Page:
When the 2018 Buffalo Bills’ season concluded with the most targeted receivers in the last five weeks being Zay Jones (42), Robert Foster (29) and Isaiah McKenzie (26), it was more than apparent something needed to be done in the offseason to bolster the position.
While Jones’ 42 targets were competitively ranked among some of the game’s top receivers in that brief window — as were his five touchdowns — he still mustered only 19 receptions (45.2 percent catch rate). He offers something to work with for second-year quarterback Josh Allen, and Jones enters his third year in the league, so be encouraged about his progression.
It is doubtful casual fans even knew the names of Foster and McKenzie entering 2018, but kudos to those familiar with the pair. McKenzie is likely to drop off of the radar at this point, and Foster has a shot of sticking around in the fantasy conversation because of his downfield ability.
Jones played 44.5 percent of his 2018 snaps in the slot. Despite ranking 35th in the NFL in average separation from the closest defender, Jones ranked just 79th in average yards after catch — not uncommon from the slot, given the centralization of the area of the field. It will be interesting to see how much slot action he sees this upcoming season with Cole Beasley now in the fold, and whether he can separate better on the outside. The former Dallas Cowboy spent 85.9 percent of his snaps playing inside in 2018, and he’s definitely the more skilled of the two at getting open (7th average separation last year).
This addition likely moves Jones to the outside, as long as Beasley is healthy. He underwent offseason core muscle surgery and should be ready for training camp. This is the first surgery of his career, and Beasley has missed only one game to date.
Foster will have to deal with sharing downfield reps with fellow speedster John Brown. The former Arizona Cardinal and Baltimore Raven has flashed plenty of times in his NFL career, mostly showing off his 4.3 wheels. Last year, Brown was on pace for 60-1,072-7 in the nine games prior to Lamar Jackson taking over for Joe Flacco. Brown’s actual best was a 65-1,003-7 line in 2015 with the Cards. Jackson and Brown couldn’t connect, and the receiver landed only two of the first 12 targets from Jackson upon his ascension to the top quarterback spot. They hooked up for their only TD in 2018 in Week 14, yet still struggling to get on the same page (two catches, six targets, 23 yards).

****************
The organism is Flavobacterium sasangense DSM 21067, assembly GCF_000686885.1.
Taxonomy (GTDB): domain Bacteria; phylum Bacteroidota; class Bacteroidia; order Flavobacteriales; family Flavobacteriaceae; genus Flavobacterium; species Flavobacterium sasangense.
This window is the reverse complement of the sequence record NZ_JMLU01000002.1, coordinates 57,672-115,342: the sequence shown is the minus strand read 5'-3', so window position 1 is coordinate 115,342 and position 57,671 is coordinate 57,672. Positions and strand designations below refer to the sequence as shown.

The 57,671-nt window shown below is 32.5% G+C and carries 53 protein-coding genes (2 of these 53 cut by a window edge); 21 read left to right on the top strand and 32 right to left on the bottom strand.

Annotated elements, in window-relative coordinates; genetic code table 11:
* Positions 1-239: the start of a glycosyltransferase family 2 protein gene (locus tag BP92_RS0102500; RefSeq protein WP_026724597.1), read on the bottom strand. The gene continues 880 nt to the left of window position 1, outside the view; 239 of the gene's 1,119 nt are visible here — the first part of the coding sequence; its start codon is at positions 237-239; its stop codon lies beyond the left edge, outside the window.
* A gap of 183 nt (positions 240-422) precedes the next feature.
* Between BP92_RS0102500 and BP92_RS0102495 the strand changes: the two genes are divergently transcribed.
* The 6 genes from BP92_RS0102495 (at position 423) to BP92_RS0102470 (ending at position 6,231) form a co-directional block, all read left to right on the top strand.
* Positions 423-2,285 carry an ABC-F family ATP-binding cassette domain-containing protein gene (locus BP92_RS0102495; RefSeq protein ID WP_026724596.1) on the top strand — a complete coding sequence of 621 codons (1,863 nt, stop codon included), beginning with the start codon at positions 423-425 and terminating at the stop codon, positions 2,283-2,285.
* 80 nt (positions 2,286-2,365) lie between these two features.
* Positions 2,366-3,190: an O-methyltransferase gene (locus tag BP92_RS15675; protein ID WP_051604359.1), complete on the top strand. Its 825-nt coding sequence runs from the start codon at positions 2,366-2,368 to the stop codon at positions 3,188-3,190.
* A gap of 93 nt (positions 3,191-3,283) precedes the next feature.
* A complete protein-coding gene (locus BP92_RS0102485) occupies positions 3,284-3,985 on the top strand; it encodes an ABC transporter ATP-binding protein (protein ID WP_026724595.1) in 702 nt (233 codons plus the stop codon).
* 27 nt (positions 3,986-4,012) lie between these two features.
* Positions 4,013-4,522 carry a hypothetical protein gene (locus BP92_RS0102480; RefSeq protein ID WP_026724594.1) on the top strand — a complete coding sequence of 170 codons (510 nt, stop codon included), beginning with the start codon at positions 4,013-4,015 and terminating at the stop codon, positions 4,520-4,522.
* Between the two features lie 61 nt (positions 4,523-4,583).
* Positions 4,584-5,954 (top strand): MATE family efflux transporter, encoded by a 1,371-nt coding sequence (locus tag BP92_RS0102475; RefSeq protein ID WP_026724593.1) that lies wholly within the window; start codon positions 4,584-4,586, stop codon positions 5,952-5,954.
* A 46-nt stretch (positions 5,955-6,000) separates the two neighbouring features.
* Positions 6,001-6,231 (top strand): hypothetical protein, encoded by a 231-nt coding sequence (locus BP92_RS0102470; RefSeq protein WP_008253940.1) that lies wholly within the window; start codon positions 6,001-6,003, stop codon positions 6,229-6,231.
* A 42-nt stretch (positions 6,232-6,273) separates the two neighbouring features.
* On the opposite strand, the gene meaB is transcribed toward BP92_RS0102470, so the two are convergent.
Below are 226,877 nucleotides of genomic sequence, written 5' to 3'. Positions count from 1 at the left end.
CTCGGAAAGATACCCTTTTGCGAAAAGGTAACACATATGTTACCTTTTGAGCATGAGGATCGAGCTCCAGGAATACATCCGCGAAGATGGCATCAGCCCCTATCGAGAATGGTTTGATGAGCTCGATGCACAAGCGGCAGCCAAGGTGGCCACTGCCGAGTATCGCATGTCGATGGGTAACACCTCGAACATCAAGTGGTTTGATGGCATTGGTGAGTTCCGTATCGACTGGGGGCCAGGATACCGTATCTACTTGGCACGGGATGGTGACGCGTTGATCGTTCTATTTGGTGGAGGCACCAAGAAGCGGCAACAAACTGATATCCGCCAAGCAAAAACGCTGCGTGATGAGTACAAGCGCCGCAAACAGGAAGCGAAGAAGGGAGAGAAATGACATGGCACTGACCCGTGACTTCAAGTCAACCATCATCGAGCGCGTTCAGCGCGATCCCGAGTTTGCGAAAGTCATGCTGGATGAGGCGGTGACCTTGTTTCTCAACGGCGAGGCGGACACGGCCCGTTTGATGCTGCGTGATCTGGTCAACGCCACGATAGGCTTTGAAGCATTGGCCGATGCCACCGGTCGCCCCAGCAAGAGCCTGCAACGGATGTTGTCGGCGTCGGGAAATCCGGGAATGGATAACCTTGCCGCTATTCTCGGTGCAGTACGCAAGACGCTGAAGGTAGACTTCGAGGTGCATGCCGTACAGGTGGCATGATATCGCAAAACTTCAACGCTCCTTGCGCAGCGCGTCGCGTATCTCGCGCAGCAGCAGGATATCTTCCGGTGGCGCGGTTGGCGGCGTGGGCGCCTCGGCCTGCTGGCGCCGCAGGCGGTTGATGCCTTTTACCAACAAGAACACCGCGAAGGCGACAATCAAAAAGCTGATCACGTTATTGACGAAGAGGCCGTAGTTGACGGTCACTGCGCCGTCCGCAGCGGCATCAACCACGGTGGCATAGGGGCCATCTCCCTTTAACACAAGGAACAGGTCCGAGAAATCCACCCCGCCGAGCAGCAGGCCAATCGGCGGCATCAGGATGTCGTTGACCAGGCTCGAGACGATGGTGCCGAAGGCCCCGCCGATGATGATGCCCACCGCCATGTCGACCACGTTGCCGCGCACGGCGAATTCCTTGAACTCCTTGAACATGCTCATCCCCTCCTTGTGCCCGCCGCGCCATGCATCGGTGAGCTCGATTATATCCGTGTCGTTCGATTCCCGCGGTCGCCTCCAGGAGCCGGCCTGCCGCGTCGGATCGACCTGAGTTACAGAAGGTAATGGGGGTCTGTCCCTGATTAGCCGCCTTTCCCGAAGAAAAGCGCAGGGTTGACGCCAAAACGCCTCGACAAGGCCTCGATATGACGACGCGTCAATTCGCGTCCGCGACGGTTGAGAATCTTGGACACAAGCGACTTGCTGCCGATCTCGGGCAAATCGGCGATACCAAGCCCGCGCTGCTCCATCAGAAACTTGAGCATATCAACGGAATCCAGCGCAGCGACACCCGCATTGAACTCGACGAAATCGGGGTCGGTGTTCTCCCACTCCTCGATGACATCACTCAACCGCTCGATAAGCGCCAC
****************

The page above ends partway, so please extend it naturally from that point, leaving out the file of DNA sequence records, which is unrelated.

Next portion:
Brown should pair nicely with Allen’s massive arm and ability to make some plays on the move. Improvisational quarterbacks and fast receivers tend to get along just fine — which is why it is kind of surprising Jackson and Brown weren’t able to get it going. Say what you will about Jackson, but he can sling it down the field as well as anyone.
The Bills added veteran receiver and return man Andre Roberts, as well as tight ends Tyler Kroft and Dawson Knox. Kroft suffered a broken foot in OTAs and may fall too far behind to truly threaten for targets. Rookie running back Devin Singletary plays an awful lot like LeSean McCoy, and he could steal some of the short-area looks from Beasley’s slot role.
Buffalo’s offensive line underwent wholesale changes in the offseason and, barring cohesion problems, has to be an improved unit over the 2018 model. The right side is brand new, with second-round pick Cody Ford at guard and veteran tackle Ty Nsekhe coming over from Washington. Mitch Morse takes over at center, and left guard Quinton Spain joined from Tennessee’s roster. Left tackle Dion Dawkins is the only holdover.
Fantasy football takeaway
First and foremost, the passing game goes as Allen does, of course. He showed signs of being a franchise guy in his rookie season, although gamers will want to witness more progression in his reads before automatically running. Sure, the fantasy points are nice when he does, but it opens up a bevy of potential issues when a quarterback’s initial response is to take off at the first sign of danger.
Presuming Allen does his part and takes a considerable step forward as a true quarterback, every one of these receivers benefits. The likely pecking order on any given play is still a toss-up. We just don’t know how Brown and Allen will develop in terms of chemistry, but it stands to reason Beasley is behind the curve right away due to the injury. Allen looked to Jones often late in 2018, which was also partly due to no one else being there to command attention. Even still, Jones’ nose for the end zone and 42 looks to close out 2018 show he should have a leg up on the newcomers. Simply knowing the offense entering OTAs is a huge advantage.
In Beasley’s case, it all comes down to when he is able to get back on the field and create a rapport with his quarterback. Trust and timing are crucial elements of success in the slot. Be prepared to see Beasley’s regular season begin on slow footing. Contributions from McCoy, the newcomers at tight end and Singletary are the primary threats to Beasley’s looks.
Foster and Brown could cannibalize each other’s deep game at times, and it will be frustrating to trust the former in any conventional lineup. He has late-round flier appeal in the even Brown and Allen never get in sync.
In a vacuum, with Allen being a capable quarterback, we’re looking at values Brown having the most upside and being a WR3 or flex in both main scoring systems. Beasley has WR3 potential in PPR if everything shapes up quickly. He is almost useless in standard formats. Jones will play like a No. 2 at times but is most safely a flex or third, and he’s slightly better in non-PPR setups. There’s an argument that he is being criminally undervalued with an ADP of 14:04 in early fantasy drafts. Foster is a late-round flier. Jones is currently the only one of this lot being drafted, on average.
This offense should be markedly improved in 2019, even if it takes some time to get everything in well-oiled order.